May

Dear Carrot Friends,

As it turns to the middle of spring here in Massachusetts I am reflecting on what seems to be one of the most consequential events in my sixty years, the global pandemic of Covid 19. We are absolutely suffering in Massachusetts with rates of disease among the highest in the US and a loss of life that is staggering in the aggregate but scarier still for our residents over 80. If trends continue for the next few days 1% of our population over 80 will die from Covid 19. (https://www.mass.gov/doc/covid-19-dashboard-may-4-2020/download page 11)

Our whole way of life has changed here and a quarter of Massachusetts folks are currently unemployed. I feel and believe that on balance Massachusetts has the leadership and resources: political, medical, nonprofit, educational, religious, financial and spiritual to weather the crisis and remain whole. I hope and believe we will be able to learn from this and be a better community when the current period of fear and isolation are over. Globally the threat to other communities seems far more dire and I worry that coupled with climate change this pandemic could usher in years of suffering.

Gardening with Ben Lacy in his garden.

On Sunday May 3rd I gardened with my 94 year-old father-in-law and I must say I felt better about our situation after working with him. While we were planing sugar snap peas, he said we were getting the peas in two weeks late. I responded that lateness made sense with how cold our April was. We also planted carrots, radishes and beets. While we gardened I did tell him about the 1% figure and his immediate response was, “1%–now that is a low percent.” I was surprised by that perspective but on reflection if you have lived through the Great Depression and served in World War II in the Merchant Marines (the branch of the service with the highest fatality rate) the death of 1% of our residents over 80 did not sound that bad. Being with someone born in 1925 rather than 1960 showed me that we will get through this and that there have been far worse events. However this is our bad time and gardening helps me.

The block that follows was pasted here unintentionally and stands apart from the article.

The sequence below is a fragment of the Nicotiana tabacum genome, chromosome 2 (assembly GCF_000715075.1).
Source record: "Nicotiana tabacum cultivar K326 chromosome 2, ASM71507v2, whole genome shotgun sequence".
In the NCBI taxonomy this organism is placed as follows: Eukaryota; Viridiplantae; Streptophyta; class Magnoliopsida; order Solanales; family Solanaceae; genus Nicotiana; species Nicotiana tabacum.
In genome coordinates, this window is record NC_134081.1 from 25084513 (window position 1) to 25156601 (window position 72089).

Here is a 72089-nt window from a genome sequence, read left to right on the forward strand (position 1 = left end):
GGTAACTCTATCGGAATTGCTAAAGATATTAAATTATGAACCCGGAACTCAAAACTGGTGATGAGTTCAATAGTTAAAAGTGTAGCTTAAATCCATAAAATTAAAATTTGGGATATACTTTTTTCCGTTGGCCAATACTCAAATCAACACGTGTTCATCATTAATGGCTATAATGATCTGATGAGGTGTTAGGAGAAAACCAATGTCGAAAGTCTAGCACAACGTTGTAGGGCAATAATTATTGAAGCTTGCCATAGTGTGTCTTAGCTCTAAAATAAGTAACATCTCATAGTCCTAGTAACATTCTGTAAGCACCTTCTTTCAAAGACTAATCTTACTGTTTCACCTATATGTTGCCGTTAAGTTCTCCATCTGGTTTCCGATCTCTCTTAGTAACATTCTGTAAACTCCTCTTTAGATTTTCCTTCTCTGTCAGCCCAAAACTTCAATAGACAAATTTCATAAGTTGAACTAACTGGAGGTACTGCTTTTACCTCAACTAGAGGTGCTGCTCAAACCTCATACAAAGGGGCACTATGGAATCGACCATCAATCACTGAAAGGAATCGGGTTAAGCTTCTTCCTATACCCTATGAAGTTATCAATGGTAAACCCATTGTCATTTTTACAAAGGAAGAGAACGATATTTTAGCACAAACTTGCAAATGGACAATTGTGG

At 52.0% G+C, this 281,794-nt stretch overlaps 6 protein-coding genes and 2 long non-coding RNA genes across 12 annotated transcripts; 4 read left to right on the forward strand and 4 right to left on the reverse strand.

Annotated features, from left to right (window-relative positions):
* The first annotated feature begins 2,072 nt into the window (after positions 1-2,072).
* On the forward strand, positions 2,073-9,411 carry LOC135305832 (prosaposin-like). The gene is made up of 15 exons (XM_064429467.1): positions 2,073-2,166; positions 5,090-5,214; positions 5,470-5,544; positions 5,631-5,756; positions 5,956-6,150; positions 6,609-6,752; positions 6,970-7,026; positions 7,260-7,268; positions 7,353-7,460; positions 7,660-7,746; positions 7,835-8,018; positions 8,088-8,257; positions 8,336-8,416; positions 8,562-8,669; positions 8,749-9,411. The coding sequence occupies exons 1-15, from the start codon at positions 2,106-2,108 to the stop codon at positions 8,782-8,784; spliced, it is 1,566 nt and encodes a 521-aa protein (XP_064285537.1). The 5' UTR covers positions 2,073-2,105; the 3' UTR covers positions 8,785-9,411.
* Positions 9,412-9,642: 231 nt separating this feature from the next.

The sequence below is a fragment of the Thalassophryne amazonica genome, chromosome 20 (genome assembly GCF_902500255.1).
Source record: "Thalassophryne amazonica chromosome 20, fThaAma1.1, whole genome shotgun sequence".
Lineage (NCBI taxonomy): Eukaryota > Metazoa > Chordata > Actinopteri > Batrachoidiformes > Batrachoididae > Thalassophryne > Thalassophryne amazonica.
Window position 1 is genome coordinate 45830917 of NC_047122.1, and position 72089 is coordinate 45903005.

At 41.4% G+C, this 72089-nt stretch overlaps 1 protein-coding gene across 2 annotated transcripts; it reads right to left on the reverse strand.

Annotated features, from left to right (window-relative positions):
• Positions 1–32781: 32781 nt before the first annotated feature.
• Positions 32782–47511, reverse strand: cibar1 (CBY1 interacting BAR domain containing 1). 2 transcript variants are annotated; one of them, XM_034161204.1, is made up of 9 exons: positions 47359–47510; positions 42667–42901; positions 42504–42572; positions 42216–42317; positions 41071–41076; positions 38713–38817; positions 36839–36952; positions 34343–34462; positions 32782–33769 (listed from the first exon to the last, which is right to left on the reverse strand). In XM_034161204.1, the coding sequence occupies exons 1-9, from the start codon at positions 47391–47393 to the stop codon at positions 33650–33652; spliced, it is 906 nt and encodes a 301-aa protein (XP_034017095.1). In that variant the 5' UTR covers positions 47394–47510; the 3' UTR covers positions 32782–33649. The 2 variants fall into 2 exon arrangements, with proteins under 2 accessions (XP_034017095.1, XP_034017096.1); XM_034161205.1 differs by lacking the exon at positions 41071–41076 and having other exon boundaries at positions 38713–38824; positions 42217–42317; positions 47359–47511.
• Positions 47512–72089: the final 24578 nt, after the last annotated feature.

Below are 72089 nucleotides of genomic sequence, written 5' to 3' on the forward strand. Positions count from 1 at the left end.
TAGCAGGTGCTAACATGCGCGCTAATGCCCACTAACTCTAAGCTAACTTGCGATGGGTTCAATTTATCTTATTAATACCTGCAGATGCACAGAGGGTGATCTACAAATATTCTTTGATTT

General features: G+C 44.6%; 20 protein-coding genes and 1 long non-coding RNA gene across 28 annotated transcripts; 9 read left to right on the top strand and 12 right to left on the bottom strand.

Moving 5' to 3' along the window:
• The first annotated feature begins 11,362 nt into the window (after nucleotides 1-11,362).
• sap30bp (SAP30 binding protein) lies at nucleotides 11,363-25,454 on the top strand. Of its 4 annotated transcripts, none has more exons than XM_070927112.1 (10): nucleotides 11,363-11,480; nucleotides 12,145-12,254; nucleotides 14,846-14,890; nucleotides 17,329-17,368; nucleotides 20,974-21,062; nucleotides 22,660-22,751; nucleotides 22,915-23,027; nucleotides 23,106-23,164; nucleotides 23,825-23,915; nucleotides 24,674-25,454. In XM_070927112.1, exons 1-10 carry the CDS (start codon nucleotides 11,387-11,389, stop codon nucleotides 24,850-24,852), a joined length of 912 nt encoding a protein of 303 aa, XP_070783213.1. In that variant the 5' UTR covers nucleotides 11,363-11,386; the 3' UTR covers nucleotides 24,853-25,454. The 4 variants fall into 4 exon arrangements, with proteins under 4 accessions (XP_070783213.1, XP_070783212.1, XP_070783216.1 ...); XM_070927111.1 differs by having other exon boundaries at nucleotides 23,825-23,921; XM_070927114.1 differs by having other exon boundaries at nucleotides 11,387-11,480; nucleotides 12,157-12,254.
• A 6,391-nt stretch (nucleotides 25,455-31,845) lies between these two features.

Gardening is part of my conscious strategy and I hope it can be a part of yours as well. For those of you who have requested carrot seeds I will be sending them out in the next week or so.

For those who have not yet please use this form to get your free carrot seeds.

There is little better than gardening with a child to make one feel better about the world. So in early June let’s get some carrot seeds in the ground and then thin them, tend them and harvest them after the frost. By then I hope we will have risen to the challenge of Covid 19. If not I know we will rise to the challenge later but we will have at least the respite of a really good carrot.

Spring in our yard at 41 Western Ave in Hull

One thought on “May

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